Kitchen fire at Wingate Village leaves woman and cat homeless

By GAIL OBER, LACONIA DAILY SUN

LACONIA — A kitchen fire that officials said may have started in a electrical strip at 3 p.m. Thursday was extinguished within one minute after the department arrived still caused enough damage to render one woman temporarily homeless.

Chief Ken Erickson said there was a microwave in the apartment at 103 Blueberry Lane, Apt. 75, of Wingate Village that appeared to have had its door blown off and that was blackened by fire.

The blaze was confined to the kitchen and neighboring area but the entire apartment was heavily damaged by heat, smoke and water. Erickson said the lone tenant of the apartment is being assisted but has tenant insurance to cover the loss of her belongings.

Erickson said the resident was outside when they arrived but firefighters rescued her cat from the smoky home.

He said there are four units in the building that had the fire but the remaining three were spared any damage except for some light smoke.

In July of last year, three apartments were heavily damaged by much larger fire in Wingate Village but in a different building. That fire appeared to have started somewhere outside but near enough to building to spread up the vinyl siding and into the attic space where it spread rapidly.

Five adults and six children were left temporarily homeless in that blaze that went to three alarms and brought firefighters from multiple communities to Laconia. The blaze in that building burned through the roof before it was knocked down.

Erickson said that there are 100 units in the complex and while it seems like there are a lot of fires, he said for the number of people living there, there really aren't. He also said the property managers take very good care of the buildings there but anywhere there are a lot of people there will be fires.

"The hardest part about fires and Blueberry Lane is making sure we go down the correct driveway," he said, referring to the labyrinth of buildings and driveways.

Erickson said there appears to be about $50,000 in damage to the building and the items in it.

06-02 Wingate fire

Assistant Fire Chief Kirk Beattie and fellow firefighters examine a stove brought from the kitchen of an apartment fire Thursday afternoon. (Gail Ober/Laconia Daily Sun)

Gilford hopes to create walking trails in Lakes Business Park

By GAIL OBER, LACONIA DAILY SUN

GILFORD — In order to complete a requirement of a wetlands permit in Phase II of the Lakes Business Park, the town will be seeking a grant to create some walking trails in the Gilford portion of the park.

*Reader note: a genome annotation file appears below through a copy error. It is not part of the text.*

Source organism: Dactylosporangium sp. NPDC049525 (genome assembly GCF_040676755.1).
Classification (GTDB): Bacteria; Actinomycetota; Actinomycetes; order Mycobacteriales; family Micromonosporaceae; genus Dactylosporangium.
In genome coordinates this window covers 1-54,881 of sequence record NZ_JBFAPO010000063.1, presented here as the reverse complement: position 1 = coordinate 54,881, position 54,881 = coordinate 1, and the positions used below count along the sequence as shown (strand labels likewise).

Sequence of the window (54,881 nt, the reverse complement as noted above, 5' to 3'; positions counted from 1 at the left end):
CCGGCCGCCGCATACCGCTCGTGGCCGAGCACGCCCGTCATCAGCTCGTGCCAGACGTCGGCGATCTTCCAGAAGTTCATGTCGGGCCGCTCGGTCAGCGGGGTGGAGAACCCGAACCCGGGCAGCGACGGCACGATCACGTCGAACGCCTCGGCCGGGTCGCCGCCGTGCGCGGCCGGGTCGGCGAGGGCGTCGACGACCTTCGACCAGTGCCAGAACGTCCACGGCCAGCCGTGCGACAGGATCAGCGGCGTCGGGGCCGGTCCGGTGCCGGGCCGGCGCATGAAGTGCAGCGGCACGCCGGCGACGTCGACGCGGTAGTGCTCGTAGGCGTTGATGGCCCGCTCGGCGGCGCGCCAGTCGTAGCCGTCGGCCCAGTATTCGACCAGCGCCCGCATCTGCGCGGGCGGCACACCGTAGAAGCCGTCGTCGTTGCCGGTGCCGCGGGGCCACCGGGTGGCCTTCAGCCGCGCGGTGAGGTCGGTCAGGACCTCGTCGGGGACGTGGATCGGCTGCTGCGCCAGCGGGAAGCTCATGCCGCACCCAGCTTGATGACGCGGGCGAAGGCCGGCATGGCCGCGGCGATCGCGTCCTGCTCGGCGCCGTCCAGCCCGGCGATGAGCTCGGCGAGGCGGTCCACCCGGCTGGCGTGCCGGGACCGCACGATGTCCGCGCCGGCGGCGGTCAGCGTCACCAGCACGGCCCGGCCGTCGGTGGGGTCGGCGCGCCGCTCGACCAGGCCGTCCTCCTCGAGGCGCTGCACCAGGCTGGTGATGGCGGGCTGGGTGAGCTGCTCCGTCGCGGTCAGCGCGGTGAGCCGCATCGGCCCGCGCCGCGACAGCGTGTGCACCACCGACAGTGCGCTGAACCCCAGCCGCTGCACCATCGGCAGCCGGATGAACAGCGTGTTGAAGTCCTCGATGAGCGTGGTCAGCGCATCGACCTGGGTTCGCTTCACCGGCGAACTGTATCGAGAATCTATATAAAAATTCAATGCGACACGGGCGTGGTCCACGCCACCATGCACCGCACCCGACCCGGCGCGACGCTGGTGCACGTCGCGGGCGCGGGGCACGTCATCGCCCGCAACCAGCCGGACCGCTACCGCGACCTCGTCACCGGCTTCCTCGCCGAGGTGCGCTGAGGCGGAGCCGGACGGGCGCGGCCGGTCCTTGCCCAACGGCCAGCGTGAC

Town Administrator Scott Dunn said the grant, if approved, comes from the federal government and is administered by the state Department of Economics and Development under their trails bureau.

Dunn said the matching money will come from the Lakes Business Park Trust Fund to which Gilford contributes up to $54,000 a year from revenues it gets from the sold units.

According to city of Laconia website, Phase I of the Lakes Business Park was created in the mid 1990s by the City of Laconia, which consisted of five lots, four of which are currently occupied.

The city of Laconia joined the town of Gilford to develop Phase II of the park in 2002, which consists of 113 acres of land developed into 19 lots and is entirely in Gilford.

Sales of the lots in Gilford, said Dunn, generate taxes a portion of which goes back into the development of future lots. He said the Lakes Business Park Trust Fund has about $400,000 and would be used for any matching portion of the grant.

Dunn said part of the Phase II intermunicipal agreement with Laconia consisted of creating nature-friendly hiking trails for use by the general public and the employees of the business who are in the park.

Once completed, said Dunn, he said the trails would be accessed via Hounsell Avenue.

Dispute between Mayhew and neighbor moved to Carroll County Superior Court

LACONIA — The suit filed by Peter Mayhew, the owner of the Mayhew Funeral Home, Inc. in Meredith, seeking to silence his neighbor Douglas Frederick, owner of the American Police Motorcycle Museum, will be heard in Carroll County Superior Court after Justice James D. O'Neill III of Belknap County Superior Court recused himself.

Mayhew brought suit after Frederick repeatedly told state and local officials, in statements widely reported in the print and electronic media, that emissions from the crematorium at the funeral home carried ashes and odors on to his property. Insisting that Fredrick's claims are without merit, damage his business and impugn his character, Mayhew has asked the court to forbid him from speaking further about the funeral home or its owner.

O'Neill recused himself from the proceedings after conferring with attorneys Marc van Zanten, representing Mayhew, and William Woodbury, representing Frederick, at a scheduled hearing in Belknap County Superior Court last week.

– Michael Kitch

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